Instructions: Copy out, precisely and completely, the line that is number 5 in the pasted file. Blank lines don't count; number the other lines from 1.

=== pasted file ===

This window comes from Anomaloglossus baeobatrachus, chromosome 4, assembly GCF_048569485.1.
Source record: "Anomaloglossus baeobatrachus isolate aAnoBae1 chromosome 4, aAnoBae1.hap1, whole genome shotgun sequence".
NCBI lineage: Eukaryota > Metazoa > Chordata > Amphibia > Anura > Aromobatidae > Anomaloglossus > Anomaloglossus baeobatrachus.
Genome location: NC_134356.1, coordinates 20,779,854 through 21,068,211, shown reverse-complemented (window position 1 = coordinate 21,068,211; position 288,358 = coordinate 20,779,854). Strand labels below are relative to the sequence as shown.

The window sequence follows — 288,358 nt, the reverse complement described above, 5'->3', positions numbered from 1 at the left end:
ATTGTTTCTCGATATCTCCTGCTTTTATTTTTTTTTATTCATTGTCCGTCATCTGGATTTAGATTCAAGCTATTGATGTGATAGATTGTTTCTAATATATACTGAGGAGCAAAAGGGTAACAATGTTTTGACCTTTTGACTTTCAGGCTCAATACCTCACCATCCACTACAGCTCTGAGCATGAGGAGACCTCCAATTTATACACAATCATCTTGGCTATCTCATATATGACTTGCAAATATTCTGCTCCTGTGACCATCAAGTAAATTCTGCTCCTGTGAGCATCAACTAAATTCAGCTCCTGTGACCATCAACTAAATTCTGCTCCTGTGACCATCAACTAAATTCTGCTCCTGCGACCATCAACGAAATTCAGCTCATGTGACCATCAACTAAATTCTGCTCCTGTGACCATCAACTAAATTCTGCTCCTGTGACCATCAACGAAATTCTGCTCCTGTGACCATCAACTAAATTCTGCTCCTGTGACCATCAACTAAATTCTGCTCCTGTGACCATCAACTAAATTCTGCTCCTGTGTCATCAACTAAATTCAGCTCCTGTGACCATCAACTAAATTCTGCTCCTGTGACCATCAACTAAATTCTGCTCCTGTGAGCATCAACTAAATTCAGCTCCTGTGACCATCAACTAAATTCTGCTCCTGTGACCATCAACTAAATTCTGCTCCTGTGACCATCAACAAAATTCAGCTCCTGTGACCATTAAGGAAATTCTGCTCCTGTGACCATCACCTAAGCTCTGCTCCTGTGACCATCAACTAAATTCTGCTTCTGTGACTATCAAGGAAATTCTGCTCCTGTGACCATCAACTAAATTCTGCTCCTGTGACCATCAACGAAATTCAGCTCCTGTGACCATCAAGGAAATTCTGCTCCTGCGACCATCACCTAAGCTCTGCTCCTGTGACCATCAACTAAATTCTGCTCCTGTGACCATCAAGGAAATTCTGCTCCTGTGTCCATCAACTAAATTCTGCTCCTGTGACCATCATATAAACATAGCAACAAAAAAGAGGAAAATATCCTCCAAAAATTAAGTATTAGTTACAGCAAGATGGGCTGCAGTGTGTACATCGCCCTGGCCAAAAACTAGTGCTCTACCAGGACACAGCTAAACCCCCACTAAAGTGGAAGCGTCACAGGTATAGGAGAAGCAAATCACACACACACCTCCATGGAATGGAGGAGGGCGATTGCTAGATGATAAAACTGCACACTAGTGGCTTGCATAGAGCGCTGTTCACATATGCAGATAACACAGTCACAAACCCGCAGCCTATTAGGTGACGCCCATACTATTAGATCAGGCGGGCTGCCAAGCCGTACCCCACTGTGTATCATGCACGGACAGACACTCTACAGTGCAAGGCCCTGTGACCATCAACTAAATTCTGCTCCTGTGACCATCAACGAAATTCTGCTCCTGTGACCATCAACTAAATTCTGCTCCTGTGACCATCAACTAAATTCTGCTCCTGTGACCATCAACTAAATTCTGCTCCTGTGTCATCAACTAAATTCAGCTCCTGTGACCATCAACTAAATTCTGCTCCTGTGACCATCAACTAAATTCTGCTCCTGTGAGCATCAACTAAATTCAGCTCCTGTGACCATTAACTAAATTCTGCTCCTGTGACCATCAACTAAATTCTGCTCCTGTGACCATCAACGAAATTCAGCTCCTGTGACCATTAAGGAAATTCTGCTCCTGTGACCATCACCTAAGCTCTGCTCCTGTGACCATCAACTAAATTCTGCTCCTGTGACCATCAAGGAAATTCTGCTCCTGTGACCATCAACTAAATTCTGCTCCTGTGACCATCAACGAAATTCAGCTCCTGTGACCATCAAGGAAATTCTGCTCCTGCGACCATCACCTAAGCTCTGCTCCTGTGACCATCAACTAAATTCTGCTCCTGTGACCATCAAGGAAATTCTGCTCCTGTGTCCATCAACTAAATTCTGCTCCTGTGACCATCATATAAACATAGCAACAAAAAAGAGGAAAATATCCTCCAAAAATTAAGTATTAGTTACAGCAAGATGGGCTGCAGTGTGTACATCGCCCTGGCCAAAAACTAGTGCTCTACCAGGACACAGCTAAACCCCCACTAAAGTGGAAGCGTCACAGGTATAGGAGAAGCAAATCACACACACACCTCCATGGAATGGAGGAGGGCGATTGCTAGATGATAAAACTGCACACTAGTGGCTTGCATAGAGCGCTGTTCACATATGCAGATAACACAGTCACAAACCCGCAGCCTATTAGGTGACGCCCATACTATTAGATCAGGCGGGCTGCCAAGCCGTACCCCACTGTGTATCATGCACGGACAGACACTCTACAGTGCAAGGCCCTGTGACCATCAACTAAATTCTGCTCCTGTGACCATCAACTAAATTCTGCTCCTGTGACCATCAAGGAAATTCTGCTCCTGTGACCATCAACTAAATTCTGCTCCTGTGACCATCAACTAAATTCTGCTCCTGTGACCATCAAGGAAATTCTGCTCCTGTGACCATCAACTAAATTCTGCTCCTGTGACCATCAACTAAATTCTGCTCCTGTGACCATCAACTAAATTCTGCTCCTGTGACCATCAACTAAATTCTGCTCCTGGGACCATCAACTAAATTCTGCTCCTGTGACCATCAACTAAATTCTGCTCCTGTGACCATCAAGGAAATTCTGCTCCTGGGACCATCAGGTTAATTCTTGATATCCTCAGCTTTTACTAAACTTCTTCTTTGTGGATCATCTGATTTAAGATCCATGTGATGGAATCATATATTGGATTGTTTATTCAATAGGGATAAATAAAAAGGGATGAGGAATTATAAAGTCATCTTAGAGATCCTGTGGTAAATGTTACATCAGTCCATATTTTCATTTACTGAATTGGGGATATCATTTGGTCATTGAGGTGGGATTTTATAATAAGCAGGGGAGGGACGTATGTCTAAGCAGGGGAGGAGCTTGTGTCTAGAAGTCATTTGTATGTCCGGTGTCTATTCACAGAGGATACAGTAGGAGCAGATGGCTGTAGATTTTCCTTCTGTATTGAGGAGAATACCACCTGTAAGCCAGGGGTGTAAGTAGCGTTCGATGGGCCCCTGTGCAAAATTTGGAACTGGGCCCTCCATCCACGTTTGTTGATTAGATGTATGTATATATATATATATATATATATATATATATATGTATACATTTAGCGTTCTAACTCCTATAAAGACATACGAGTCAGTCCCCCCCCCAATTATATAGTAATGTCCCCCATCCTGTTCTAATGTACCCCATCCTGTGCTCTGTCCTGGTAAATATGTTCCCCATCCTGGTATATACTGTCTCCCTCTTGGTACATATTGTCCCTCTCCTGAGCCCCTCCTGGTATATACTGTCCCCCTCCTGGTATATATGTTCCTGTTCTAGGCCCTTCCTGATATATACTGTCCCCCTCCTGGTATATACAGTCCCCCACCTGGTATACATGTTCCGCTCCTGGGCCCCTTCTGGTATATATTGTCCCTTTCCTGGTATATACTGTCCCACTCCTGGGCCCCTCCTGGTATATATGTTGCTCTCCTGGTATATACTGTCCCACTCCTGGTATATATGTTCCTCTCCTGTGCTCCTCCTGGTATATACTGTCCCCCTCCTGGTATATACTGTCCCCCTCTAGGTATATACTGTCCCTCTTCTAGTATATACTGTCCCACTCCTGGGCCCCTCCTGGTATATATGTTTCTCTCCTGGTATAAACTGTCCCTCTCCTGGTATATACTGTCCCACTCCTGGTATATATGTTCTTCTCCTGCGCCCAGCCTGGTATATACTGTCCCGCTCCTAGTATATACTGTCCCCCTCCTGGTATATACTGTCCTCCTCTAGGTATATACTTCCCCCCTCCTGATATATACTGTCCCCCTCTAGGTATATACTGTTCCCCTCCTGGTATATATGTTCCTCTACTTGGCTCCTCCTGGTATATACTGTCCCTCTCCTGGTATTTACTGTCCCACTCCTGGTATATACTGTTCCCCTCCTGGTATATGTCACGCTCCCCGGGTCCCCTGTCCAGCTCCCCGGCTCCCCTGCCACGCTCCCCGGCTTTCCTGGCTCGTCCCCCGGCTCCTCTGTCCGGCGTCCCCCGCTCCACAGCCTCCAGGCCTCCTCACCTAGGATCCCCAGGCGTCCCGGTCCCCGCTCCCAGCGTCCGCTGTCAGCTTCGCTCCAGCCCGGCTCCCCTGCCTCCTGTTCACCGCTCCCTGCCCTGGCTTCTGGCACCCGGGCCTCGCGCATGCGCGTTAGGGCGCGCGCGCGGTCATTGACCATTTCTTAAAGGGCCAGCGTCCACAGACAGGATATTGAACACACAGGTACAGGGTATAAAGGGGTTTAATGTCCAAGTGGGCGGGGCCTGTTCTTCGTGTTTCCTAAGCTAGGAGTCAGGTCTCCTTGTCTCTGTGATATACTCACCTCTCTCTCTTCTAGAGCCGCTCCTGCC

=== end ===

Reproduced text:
The window sequence follows — 288,358 nt, the reverse complement described above, 5'->3', positions numbered from 1 at the left end: